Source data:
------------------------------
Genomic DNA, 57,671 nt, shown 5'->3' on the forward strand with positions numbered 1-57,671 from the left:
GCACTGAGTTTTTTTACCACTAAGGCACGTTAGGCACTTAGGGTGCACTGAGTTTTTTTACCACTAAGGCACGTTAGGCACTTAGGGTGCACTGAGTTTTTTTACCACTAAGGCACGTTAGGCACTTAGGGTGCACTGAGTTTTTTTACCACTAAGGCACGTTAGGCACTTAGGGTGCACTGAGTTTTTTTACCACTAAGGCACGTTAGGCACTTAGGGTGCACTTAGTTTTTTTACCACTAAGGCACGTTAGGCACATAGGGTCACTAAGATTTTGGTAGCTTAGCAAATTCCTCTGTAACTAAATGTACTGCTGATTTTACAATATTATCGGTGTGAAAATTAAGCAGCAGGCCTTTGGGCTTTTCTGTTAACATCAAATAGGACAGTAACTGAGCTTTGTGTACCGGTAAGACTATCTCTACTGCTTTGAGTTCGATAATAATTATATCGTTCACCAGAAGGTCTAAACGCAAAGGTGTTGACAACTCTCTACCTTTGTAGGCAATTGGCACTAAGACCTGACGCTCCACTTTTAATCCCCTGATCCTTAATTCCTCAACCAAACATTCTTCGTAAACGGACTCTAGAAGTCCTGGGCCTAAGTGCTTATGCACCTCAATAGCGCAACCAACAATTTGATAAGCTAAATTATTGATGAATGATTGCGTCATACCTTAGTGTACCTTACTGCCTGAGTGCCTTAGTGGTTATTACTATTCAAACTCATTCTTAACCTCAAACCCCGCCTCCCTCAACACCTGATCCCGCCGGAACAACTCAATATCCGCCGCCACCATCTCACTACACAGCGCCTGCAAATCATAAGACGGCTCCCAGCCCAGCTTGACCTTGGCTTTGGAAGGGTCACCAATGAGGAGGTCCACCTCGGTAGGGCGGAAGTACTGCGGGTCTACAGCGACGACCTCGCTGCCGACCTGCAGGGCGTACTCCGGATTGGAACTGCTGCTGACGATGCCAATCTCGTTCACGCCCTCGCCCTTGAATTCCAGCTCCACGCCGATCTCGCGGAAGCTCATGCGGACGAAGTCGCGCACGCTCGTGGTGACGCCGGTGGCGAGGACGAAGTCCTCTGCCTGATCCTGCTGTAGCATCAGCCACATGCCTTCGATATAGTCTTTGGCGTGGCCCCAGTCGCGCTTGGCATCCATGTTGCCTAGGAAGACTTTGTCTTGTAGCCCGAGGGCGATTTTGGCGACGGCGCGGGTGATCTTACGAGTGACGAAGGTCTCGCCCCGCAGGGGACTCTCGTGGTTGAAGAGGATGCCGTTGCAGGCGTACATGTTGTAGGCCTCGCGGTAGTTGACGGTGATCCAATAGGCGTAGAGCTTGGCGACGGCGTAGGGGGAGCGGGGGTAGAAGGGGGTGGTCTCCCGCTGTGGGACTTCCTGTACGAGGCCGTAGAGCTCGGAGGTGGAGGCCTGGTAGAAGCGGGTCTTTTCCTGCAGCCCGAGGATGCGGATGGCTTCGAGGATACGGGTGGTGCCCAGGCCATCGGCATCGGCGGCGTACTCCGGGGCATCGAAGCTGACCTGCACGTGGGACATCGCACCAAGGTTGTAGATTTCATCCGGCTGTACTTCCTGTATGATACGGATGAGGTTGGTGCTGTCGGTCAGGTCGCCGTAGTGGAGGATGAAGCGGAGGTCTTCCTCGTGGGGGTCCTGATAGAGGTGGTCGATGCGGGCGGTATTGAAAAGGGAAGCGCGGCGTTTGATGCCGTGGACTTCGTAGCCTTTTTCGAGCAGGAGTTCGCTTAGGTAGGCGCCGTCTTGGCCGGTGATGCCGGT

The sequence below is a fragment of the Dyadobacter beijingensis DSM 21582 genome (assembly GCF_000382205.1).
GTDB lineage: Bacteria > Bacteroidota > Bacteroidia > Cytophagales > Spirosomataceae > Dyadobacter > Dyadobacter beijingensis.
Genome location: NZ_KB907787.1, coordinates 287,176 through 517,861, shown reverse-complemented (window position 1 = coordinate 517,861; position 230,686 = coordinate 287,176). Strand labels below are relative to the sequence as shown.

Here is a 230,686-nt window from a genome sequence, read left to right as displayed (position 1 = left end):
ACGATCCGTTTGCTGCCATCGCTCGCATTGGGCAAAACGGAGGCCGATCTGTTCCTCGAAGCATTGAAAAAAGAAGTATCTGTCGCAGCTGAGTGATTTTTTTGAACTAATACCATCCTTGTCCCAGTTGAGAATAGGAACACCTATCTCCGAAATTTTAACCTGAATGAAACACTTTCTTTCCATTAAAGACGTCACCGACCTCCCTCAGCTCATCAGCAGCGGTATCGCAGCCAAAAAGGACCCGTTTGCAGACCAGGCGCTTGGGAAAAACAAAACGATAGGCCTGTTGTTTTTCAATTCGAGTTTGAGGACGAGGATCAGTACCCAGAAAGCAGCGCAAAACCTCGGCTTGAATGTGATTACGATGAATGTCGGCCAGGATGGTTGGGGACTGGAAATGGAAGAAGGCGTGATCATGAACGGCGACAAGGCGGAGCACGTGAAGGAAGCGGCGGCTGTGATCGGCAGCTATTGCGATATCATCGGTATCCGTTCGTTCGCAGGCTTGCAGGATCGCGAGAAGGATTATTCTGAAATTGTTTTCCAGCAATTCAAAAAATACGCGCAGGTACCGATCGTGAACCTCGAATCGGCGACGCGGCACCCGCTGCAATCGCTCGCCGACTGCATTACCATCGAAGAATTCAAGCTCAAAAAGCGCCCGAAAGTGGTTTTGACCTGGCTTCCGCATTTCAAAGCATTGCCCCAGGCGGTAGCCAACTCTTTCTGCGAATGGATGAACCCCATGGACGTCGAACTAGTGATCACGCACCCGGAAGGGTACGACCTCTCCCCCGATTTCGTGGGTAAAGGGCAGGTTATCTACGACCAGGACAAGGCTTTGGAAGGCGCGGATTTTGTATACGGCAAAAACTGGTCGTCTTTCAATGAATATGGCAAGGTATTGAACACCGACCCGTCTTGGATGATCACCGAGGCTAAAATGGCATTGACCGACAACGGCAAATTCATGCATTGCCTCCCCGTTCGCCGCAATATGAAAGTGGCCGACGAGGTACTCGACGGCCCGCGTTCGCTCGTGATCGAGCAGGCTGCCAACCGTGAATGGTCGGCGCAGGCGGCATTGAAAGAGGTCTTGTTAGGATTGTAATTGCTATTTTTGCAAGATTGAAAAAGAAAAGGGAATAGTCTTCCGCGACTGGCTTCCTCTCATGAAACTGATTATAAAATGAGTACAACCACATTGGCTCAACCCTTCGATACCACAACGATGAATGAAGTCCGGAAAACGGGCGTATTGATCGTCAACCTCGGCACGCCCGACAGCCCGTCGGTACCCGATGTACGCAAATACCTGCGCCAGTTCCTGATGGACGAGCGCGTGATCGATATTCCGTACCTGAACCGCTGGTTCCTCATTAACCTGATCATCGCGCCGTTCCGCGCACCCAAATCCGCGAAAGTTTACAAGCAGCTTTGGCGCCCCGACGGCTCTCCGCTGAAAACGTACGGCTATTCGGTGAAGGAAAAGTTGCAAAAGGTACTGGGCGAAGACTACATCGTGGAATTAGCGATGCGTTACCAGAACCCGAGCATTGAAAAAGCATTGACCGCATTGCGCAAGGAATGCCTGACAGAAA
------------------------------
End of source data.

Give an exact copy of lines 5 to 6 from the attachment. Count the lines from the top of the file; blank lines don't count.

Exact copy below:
Genome location: NZ_KB907787.1, coordinates 287,176 through 517,861, shown reverse-complemented (window position 1 = coordinate 517,861; position 230,686 = coordinate 287,176). Strand labels below are relative to the sequence as shown.

Here is a 230,686-nt window from a genome sequence, read left to right as displayed (position 1 = left end):